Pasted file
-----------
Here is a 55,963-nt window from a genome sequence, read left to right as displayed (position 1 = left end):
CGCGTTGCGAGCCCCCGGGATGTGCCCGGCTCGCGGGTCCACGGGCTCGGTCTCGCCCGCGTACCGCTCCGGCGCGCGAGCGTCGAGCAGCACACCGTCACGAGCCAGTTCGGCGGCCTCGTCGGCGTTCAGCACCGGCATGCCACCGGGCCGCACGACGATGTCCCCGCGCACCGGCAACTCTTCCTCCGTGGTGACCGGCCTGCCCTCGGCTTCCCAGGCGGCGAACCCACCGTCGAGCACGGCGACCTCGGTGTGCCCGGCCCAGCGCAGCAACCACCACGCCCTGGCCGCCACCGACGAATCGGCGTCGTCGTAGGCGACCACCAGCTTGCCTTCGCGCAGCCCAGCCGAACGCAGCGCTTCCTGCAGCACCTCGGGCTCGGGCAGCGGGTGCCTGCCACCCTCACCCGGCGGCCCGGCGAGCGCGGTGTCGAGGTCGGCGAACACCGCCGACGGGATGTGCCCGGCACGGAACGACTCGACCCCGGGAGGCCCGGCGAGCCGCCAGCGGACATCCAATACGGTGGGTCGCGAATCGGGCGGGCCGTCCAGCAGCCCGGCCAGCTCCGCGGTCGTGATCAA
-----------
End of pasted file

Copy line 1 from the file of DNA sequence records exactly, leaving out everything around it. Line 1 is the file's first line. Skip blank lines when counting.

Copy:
Here is a 55,963-nt window from a genome sequence, read left to right as displayed (position 1 = left end):